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Lying off the south-west coast of the Rhinns of Islay is the small island of Orsay and the site of a medieval chapel. The island is also the location for the Rhinns of Islay lighthouse, which was built in 1824-25 by Robert Stevenson of the famous lighthouse-building dynasty.
There is some confusion over which saint gave his name to the chapel and island. Ordinance Survey maps seem to credit them to both St Odhran and St Columba, although it seems highly likely that the chapel was correctly dedicated to the latter.
There is also some evidence to suggest that there was an ecclesiastical presence on the island throughout the 8th and 9th centuries.
The chapel, which stands in a walled enclosure on a promontory on the north-east end of the island, is referred to by Dean Munro in 1549 where he describes the island as ‘having one parish church and is good for fishing’. He also warns of treacherous waters between the island and its neighbouring Islay.
The chapel had fallen into ruin by the end of the 18th century and it is claimed that during the building of the lighthouse the surrounding burial ground was levelled off and that some of the gravestones were disposed of in the crevasses of some nearby rocks.
The only monument now visible within the enclosure is the remarkable tomb known as Hugh MacKay’s Grave (Tung MhicAoidh na Ranna). The area has strong links with the MacKay family, who were appointed as lieutenants of the Rhinns peninsula by the ruling MacDonalds.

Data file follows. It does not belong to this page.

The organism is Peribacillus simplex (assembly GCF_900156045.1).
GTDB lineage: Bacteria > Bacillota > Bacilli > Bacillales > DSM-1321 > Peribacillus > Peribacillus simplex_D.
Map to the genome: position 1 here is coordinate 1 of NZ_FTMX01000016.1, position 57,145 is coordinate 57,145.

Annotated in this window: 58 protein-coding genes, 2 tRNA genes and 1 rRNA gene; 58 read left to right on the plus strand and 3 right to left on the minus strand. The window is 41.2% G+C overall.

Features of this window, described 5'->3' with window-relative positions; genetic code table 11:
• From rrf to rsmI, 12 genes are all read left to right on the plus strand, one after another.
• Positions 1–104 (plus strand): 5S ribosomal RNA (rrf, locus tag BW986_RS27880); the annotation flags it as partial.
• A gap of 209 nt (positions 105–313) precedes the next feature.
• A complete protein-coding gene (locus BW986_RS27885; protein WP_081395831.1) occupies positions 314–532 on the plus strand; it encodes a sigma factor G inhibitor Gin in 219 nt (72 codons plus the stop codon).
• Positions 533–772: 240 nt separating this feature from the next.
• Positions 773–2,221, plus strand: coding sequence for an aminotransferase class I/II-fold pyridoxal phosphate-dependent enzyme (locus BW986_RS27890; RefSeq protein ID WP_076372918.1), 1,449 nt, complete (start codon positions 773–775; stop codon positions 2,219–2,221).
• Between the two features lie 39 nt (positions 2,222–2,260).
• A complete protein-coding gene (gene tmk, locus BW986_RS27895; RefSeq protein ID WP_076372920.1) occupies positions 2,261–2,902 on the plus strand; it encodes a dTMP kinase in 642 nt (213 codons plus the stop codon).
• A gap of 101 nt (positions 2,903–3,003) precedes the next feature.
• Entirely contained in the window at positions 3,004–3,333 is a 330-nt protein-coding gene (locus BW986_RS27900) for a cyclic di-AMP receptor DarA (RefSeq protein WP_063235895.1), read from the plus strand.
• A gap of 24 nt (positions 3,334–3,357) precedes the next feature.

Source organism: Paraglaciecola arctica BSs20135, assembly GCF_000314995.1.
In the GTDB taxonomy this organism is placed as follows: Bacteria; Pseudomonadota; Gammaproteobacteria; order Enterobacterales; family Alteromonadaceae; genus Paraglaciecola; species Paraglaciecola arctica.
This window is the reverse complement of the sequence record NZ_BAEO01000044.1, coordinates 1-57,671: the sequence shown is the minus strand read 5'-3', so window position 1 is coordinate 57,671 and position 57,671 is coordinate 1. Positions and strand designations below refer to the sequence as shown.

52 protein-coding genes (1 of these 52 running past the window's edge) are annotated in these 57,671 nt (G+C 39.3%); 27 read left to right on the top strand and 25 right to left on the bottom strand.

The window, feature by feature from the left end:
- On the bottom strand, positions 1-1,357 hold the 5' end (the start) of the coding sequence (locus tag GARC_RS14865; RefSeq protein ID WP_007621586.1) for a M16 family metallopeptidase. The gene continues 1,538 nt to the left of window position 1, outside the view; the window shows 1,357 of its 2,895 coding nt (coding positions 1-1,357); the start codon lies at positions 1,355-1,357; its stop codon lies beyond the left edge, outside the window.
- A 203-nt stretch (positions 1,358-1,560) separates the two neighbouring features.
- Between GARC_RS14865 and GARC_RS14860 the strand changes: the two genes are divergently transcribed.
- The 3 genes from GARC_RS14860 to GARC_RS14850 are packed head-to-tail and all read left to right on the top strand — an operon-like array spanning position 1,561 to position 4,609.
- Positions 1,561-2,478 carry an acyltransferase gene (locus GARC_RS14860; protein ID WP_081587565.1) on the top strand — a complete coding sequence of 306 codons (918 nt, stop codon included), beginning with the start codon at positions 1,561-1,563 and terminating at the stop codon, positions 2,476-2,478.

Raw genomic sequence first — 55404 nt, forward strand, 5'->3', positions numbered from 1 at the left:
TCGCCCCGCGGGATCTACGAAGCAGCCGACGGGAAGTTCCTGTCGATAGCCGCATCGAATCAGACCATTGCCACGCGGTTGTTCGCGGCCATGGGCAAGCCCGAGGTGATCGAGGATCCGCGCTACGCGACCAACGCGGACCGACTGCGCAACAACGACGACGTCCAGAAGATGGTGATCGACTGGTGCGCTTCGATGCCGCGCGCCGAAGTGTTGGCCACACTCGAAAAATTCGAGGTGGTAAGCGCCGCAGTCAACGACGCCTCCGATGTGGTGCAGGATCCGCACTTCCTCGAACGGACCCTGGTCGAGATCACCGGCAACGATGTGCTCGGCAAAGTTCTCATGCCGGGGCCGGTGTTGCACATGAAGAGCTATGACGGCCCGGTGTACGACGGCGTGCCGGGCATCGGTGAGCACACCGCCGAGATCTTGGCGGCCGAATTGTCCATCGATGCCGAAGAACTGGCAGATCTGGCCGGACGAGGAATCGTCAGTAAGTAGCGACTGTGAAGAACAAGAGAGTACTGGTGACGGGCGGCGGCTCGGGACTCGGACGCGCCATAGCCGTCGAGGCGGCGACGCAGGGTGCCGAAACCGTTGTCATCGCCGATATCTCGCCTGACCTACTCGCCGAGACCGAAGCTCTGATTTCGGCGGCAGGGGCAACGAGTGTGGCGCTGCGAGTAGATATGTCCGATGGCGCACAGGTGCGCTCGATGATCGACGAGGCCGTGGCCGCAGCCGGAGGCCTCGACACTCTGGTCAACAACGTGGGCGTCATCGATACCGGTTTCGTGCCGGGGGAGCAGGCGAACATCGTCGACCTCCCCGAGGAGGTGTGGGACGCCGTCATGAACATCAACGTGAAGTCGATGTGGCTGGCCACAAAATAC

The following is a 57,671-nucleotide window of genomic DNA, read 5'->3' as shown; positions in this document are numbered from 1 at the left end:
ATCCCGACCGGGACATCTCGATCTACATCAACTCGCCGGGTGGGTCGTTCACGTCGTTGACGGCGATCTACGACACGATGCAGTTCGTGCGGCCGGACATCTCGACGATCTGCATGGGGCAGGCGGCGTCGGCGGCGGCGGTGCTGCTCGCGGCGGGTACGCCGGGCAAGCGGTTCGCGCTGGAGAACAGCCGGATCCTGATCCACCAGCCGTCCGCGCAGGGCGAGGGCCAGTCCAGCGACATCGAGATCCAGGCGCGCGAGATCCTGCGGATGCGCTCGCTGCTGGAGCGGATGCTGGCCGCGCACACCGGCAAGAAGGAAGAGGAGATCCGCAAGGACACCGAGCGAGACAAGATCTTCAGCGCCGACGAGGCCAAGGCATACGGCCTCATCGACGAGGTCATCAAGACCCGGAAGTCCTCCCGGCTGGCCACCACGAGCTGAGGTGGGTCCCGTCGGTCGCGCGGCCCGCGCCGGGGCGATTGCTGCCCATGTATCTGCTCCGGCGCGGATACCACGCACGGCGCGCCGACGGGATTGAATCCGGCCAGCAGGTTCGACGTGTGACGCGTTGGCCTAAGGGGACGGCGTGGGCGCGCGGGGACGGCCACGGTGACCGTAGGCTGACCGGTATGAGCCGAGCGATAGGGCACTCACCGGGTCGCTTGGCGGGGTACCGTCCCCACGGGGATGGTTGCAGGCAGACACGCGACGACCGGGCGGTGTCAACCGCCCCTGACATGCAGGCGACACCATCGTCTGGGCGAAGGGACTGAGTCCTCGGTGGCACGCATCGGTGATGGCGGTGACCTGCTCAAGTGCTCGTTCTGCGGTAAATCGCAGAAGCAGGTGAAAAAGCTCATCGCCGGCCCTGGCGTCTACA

Three fragments of an early Christian cross-slab, found beside the MacKay grave in 1959, are now housed in the Museum of Islay Life at Port Charlotte.
Prior to the arrival of the lighthouse, the island was used for cattle grazing by a number of Rhinns folks including the MacNeills of Ellister.
Its only inhabitants in recent years were those who manned the lighthouse before it was fully automated in the mid 1990s.
Members of the island’s quilters group were in jubilant mood when they celebrated 25 years of happy stitching at a special birthday party in their Islay House Square premises.
The group has enjoyed great success over the past quarter of a century and their outstanding creations have been much admired and sought-after as well as having greatly benefited charities causes on both Islay and Jura.
Cutting the cake and raising the glasses were original group member Rona MacKenzie and founder member and current chairperson Rae Woodrow, who both ensured that all went with a swing in their colourful premises which once were home to hunting dogs.
I wish the quilters well and long may they continue to sew a fine seam.
Didn’t they do well?
Well done to Jackie Ross, who has received the accolade of Special Constable of the Year at the 2017 Scottish Police Excellence Awards ceremony at the Tulliallan Police College.
A delighted Jackie, who has completed close on 11 years as special constable on Islay and Jura, was presented with her award by the Justice Secretary Michael Matheson.
Also on hand to congratulate the winning Ileach was Lord Robertson of Port Ellen, whose father and grandfather were both police officers on the island.
Congratulations are also due to John Rountree, David MacPherson and Douglas Clyne, who have completed 30 years of devoted service with the local firefighters.
The trio’s excellent contribution to this vital fire and rescue service has not gone unmarked.
Hugh Smith, 4 Flora Street, Bowmore,
Islay PA43 7JX. Telephone: 01496 810 658.